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Chapter 14. Why Not See It My Way?: Pers... > Tug the Heartstrings: Appeal to Emot... - Pg. 159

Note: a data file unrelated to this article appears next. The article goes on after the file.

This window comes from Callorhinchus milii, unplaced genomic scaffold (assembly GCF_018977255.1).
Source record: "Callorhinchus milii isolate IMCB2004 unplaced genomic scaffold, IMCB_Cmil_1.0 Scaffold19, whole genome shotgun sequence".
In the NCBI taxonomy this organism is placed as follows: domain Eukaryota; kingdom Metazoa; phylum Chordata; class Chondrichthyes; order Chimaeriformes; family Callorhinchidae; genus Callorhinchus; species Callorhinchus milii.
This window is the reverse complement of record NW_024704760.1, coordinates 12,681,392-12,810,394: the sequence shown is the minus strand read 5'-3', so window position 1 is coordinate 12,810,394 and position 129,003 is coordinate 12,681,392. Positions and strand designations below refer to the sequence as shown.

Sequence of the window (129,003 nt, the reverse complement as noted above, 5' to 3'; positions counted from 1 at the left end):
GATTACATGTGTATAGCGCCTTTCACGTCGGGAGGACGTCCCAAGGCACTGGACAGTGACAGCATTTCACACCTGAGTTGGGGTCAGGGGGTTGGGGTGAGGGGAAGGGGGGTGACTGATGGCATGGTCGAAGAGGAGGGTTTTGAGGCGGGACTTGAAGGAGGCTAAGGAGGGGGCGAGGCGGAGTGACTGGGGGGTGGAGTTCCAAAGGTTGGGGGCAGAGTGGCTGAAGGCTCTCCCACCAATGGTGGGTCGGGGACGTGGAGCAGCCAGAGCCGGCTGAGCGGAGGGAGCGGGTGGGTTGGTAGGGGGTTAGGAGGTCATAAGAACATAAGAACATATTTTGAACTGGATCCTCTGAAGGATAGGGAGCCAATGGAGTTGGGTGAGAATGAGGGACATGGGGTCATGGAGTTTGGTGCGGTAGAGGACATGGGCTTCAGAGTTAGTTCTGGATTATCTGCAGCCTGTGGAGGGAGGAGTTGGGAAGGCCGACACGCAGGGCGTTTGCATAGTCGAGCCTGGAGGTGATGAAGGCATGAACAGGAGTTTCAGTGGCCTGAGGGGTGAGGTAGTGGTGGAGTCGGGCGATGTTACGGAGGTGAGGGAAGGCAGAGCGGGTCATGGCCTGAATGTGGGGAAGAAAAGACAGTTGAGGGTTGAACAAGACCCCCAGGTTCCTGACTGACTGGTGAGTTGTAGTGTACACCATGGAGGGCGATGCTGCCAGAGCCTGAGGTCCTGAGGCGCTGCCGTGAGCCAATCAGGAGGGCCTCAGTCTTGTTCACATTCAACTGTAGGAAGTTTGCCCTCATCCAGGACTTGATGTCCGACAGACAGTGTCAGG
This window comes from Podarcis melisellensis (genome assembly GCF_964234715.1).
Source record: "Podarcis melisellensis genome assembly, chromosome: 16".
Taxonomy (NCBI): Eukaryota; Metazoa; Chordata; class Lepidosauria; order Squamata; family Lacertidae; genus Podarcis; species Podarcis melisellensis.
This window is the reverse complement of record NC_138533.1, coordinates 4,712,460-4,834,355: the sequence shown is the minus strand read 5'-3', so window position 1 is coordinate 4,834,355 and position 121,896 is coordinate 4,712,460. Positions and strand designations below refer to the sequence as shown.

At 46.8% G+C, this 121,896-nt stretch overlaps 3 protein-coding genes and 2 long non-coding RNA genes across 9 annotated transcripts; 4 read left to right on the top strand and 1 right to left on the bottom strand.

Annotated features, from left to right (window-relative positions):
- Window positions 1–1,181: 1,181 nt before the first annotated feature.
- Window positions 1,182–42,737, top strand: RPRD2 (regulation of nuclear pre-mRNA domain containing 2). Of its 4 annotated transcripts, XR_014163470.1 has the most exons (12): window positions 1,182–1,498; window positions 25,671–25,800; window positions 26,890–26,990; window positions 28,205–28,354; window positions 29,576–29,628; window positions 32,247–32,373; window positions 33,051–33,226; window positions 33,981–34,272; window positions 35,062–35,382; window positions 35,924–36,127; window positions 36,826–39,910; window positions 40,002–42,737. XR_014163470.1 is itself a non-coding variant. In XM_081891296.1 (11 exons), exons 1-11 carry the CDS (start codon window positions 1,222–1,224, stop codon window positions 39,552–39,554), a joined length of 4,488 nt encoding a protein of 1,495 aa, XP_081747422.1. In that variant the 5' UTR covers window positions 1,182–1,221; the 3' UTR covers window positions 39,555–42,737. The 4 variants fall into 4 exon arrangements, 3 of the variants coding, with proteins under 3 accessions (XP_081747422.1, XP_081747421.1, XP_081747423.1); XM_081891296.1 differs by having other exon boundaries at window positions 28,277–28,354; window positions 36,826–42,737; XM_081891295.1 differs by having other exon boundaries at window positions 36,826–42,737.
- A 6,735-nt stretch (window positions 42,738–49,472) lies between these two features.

Why Not See It My Way?: Persuasion and Argumentation Tell General Howard I know his heart. What he told me before, I have in my heart. I am tired of fighting. Our chiefs are killed. Looking Glass is dead. Too-hoolhoolzote is dead. The old men are all dead. It is the young men who say yes and no. He who led on the young men is dead. It is cold and we have no blankets. The little children are freezing to death. My people, some of them, have run away to the hills and have no blankets, no food: no one knows where they are--perhaps freezing to death. I want to have time to look for my children and see how many I can find. Maybe I shall find them among the dead. Hear me, my chiefs. I am tired; my heart is sick and sad. From where the sun now stands I will fight no more forever. --Chief Joseph, 1877 159 Chief Joseph uses emotion to persuade his audience that he will never again fight a battle. The stately sentences, simple diction, and poignant details combine to create a tragic tone that convinces readers of his sincerity--and his heartbreak. Author! Author! Chief Joseph (1840?­1904), leader of the Nez Perce tribe originally from Oregon, was one of the finest Native American generals. After the government broke their treaties, the Nez Perce, led by Chief Joseph, mounted a resistance that aroused even the respect of their enemies. The tribe was hopelessly outnumbered, however, and forced to retreat. On October 5, 1877, after being defeated in a battle in the Bear Paw Mountains of Montana, Chief Joseph surrendered. The tribe moved first to a reservation in Oklahoma and then to Wash- ington.